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Is Broadway's 'Jesus Christ Superstar' Sacrilegious? (Poll)
Image Credit: Joan Marcus

Is Broadway's 'Jesus Christ Superstar' Sacrilegious? (Poll)

"Jesus" continues to Occupy Broadway -- but his tenure may be coming to an end in the next few weeks. Decades after it first arrived on the scene, the popular rock opera "Jesus Christ Superstar" offers those with a penchant for music and theology an intriguing opportunity to sit back and enjoy some fascinating beats that accompany a slightly-altered gospel storyline.

The play, which first reached Broadway stages in 1971, has been enjoying a showing at New York City's Neil Simon Theater since earlier this year. But news that it could be closing up shop in the coming days will likely come as a disappointing surprise to some theater-goers.

Like many other works of art, the show comes with a fair share of controversy. But regardless of where one stands on the storyline, "Jesus Christ Superstar" offers bright lights, booming sounds, exciting beats and an entertaining experience. The official synopsis provides a helpful overview:

Judas Iscariot is anxious: his spiritual leader, Jesus Christ, has developed a fervent religious following in Nazareth. With the Jewish territories under an oppressive Roman regime, Judas fears that the people's zealotry will provoke a violent conflict between the two nations. Judas' worries are well-founded: a group of Pharisees and priests soon meet with the high priests Caiaphas and Annas to express their concern about the man whom the people now call their king. Fearing that their subjects will revolt, the Pharisees decide that Jesus must die.

Professing his wish to protect the Jewish people from bloodshed, Judas betrays Christ to Caiaphas and Annas. Jesus already knows his fate, and at the Last Supper he confronts Judas in private and tells him to go fetch his captors. Jesus stays awake that night, waiting alone for morning. Judas soon leads Caiaphas and Annas to Jesus, whom they arrest and take to the Prefect, Pontius Pilate, for sentencing. Even at Pilate's urging, Jesus refuses to defend himself, claiming that his fate already has been determined. Washing his hands of responsibility for Jesus' death, Pilate orders that he be crucified.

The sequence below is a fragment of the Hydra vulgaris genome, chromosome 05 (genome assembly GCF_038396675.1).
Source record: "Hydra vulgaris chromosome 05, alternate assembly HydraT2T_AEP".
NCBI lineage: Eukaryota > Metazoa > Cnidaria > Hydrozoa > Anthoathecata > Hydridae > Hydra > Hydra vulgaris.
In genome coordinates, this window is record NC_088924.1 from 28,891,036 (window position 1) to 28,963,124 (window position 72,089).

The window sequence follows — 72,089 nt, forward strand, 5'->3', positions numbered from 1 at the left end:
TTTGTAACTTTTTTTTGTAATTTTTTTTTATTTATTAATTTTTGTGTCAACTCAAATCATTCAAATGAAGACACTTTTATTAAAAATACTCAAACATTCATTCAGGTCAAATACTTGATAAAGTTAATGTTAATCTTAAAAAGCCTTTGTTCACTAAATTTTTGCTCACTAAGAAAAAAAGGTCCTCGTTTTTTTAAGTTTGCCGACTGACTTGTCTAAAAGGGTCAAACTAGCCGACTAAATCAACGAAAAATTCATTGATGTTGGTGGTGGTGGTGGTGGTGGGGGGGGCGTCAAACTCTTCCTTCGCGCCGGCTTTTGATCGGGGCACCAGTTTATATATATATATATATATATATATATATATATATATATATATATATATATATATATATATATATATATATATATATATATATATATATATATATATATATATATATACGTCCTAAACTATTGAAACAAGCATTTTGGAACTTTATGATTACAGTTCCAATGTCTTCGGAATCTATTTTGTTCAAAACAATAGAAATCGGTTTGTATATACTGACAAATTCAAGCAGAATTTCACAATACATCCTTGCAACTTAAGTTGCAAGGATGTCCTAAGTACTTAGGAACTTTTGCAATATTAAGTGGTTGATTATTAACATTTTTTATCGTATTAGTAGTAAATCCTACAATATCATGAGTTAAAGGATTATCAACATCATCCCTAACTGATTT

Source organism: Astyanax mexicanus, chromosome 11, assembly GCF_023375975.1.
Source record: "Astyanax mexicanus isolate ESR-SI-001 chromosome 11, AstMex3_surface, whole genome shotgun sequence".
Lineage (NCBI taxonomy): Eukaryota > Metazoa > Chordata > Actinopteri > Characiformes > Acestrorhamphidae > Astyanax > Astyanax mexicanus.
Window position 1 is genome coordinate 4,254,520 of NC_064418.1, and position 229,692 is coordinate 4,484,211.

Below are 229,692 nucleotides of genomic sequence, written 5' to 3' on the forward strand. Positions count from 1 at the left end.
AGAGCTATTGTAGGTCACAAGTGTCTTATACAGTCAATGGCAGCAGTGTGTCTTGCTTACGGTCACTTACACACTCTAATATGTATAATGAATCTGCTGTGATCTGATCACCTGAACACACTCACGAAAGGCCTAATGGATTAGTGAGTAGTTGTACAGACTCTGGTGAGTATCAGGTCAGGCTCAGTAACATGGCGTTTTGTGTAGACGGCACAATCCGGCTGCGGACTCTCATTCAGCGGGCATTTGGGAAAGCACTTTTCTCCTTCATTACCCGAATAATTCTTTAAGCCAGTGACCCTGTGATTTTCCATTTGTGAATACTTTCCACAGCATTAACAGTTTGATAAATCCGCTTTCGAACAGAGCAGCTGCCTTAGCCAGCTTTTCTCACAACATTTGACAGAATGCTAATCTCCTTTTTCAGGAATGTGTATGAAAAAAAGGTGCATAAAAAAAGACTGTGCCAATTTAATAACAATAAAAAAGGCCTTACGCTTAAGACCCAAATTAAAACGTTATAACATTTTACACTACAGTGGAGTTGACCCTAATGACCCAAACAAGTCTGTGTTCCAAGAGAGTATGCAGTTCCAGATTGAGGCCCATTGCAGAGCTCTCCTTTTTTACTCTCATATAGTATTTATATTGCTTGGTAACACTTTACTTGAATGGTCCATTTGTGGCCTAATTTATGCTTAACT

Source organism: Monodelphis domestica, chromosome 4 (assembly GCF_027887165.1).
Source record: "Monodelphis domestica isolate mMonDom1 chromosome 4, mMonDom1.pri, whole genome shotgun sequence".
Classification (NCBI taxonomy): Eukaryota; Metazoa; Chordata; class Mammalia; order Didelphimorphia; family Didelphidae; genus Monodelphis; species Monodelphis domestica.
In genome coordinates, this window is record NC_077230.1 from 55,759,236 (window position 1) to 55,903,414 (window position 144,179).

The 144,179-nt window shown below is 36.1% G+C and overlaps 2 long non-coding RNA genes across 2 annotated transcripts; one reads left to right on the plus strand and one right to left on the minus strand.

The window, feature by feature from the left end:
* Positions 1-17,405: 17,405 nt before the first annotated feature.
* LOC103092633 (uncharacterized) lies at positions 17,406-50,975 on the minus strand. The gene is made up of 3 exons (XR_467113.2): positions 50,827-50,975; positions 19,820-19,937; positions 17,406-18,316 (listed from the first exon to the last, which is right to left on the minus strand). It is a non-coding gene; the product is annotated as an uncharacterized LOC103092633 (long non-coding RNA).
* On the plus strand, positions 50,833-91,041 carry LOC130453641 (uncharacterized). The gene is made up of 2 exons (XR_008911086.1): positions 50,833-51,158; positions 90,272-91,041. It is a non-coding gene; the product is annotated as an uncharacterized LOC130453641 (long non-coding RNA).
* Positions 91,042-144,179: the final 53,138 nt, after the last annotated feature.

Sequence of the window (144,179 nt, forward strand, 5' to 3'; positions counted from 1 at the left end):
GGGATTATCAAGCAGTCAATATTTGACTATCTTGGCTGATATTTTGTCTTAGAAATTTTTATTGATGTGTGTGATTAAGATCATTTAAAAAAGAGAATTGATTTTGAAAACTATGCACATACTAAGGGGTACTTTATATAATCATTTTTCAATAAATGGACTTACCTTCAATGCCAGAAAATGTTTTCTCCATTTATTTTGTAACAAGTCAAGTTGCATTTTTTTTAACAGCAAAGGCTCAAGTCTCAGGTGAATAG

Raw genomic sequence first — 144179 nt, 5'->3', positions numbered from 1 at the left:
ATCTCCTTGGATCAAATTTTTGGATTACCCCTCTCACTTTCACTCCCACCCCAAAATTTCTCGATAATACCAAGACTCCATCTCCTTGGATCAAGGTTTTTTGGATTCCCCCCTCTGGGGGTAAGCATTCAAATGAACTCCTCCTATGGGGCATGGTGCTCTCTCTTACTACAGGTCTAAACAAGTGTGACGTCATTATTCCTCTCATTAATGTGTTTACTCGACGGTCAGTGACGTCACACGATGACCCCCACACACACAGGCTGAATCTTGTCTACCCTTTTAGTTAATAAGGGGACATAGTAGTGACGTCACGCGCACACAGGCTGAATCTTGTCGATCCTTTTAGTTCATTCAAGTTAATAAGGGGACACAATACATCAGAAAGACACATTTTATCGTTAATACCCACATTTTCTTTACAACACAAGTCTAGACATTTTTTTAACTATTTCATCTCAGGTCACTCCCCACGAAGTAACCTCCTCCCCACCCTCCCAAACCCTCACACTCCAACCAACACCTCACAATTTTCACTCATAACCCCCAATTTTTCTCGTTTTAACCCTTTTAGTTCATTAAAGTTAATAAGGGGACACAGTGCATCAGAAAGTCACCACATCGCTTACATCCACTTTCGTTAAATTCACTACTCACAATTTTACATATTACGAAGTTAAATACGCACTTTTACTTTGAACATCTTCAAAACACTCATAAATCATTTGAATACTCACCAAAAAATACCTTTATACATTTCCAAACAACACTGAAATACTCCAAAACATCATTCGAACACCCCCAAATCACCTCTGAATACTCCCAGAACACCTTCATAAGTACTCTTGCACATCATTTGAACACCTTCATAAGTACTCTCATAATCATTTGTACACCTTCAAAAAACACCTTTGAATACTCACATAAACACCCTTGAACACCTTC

In sum, the rock opera represents a very loose interpretation of Christ's activities during the last week of his life. The show, written by Andrew Lloyd Webber, with lyrics by Tim Rice, provides a recap -- through a heavily-artistic interpretation -- of the events that led to Jesus' death. As can be expected, one of the final scenes shows Jesus on the cross, as he suffers at the hands of the people who sought to have his life terminated.

What is, perhaps, most surprising about the show is the virtual non-existence of Mary, Jesus' mother. Considering her importance in the Christian tradition, the lack of a presence in "Jesus Christ Superstar" is curious. However, so are some of the other attributes, including: A less than stellar push to show Christ's divinity, some odd conversations between Judas and Christ and some of Mary Magdelene's overt, potentially over-the-top fawning over the Christian savior, among other examples.

Jesus is played by actor Paul Nolan, who has appeared in various stage plays and television and film projects and Mary Magdelene is portrayed by Chilina Kenneda (a complete cast list with bios can be found here).

Theatre fans wishing to see the show may need to act fast as Broadway.com is reporting that it is set for a permanent curtain call:

The Broadway revival of Jesus Christ Superstar, which opened at the Neil Simon Theatre March 22 after a critically praised, extended run at the Stratford Shakespeare Festival last year, will close July 1 after 116 performances.

On June 20, producers announced that unless business improved, July 1 would be the last performance. Producers have not released tickets past the 3 PM matinee on July 1, and the official website for the revival states that this will be the final week of performances.

You can get more information about "Jesus Christ Superstar" here. What do you think? Based on what you know, do you see the show as sacrilegious and anti-Christian -- or simply an entertaining take on the gospels? Take the poll:

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